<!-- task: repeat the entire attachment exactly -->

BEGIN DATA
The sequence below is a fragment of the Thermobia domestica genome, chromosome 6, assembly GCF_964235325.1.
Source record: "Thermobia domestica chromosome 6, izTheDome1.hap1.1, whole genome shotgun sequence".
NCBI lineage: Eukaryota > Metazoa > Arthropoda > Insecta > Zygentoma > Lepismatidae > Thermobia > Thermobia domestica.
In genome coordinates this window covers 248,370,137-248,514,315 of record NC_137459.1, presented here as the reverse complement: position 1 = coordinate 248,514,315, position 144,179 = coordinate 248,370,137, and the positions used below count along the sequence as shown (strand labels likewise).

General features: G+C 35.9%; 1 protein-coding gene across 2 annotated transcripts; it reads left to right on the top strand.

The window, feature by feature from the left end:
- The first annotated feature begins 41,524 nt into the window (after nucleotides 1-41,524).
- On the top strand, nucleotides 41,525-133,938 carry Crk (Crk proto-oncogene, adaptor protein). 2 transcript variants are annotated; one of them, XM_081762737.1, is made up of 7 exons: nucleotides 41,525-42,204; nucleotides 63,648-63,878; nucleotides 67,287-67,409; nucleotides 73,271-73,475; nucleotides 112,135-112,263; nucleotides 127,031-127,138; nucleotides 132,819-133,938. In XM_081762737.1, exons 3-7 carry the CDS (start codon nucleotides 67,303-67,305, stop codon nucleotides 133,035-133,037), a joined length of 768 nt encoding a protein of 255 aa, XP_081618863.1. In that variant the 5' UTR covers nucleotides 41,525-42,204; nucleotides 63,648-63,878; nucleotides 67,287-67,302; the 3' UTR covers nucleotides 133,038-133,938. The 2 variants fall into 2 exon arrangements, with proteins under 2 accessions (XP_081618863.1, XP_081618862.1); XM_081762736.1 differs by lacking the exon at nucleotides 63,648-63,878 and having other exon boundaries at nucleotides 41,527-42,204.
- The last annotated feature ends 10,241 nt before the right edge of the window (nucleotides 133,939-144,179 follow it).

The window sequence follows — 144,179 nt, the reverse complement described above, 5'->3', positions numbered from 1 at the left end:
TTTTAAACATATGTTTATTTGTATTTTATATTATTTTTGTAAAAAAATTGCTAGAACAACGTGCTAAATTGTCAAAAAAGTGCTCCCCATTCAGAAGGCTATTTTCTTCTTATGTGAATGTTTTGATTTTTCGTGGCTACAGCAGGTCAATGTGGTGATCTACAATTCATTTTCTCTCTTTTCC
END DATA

The sequence below is a fragment of the Thermobia domestica genome, chromosome 6, assembly GCF_964235325.1.
Source record: "Thermobia domestica chromosome 6, izTheDome1.hap1.1, whole genome shotgun sequence".
NCBI lineage: Eukaryota > Metazoa > Arthropoda > Insecta > Zygentoma > Lepismatidae > Thermobia > Thermobia domestica.
In genome coordinates this window covers 248,370,137-248,514,315 of record NC_137459.1, presented here as the reverse complement: position 1 = coordinate 248,514,315, position 144,179 = coordinate 248,370,137, and the positions used below count along the sequence as shown (strand labels likewise).

General features: G+C 35.9%; 1 protein-coding gene across 2 annotated transcripts; it reads left to right on the top strand.

The window, feature by feature from the left end:
- The first annotated feature begins 41,524 nt into the window (after nucleotides 1-41,524).
- On the top strand, nucleotides 41,525-133,938 carry Crk (Crk proto-oncogene, adaptor protein). 2 transcript variants are annotated; one of them, XM_081762737.1, is made up of 7 exons: nucleotides 41,525-42,204; nucleotides 63,648-63,878; nucleotides 67,287-67,409; nucleotides 73,271-73,475; nucleotides 112,135-112,263; nucleotides 127,031-127,138; nucleotides 132,819-133,938. In XM_081762737.1, exons 3-7 carry the CDS (start codon nucleotides 67,303-67,305, stop codon nucleotides 133,035-133,037), a joined length of 768 nt encoding a protein of 255 aa, XP_081618863.1. In that variant the 5' UTR covers nucleotides 41,525-42,204; nucleotides 63,648-63,878; nucleotides 67,287-67,302; the 3' UTR covers nucleotides 133,038-133,938. The 2 variants fall into 2 exon arrangements, with proteins under 2 accessions (XP_081618863.1, XP_081618862.1); XM_081762736.1 differs by lacking the exon at nucleotides 63,648-63,878 and having other exon boundaries at nucleotides 41,527-42,204.
- The last annotated feature ends 10,241 nt before the right edge of the window (nucleotides 133,939-144,179 follow it).

The window sequence follows — 144,179 nt, the reverse complement described above, 5'->3', positions numbered from 1 at the left end:
TTTTAAACATATGTTTATTTGTATTTTATATTATTTTTGTAAAAAAATTGCTAGAACAACGTGCTAAATTGTCAAAAAAGTGCTCCCCATTCAGAAGGCTATTTTCTTCTTATGTGAATGTTTTGATTTTTCGTGGCTACAGCAGGTCAATGTGGTGATCTACAATTCATTTTCTCTCTTTTCC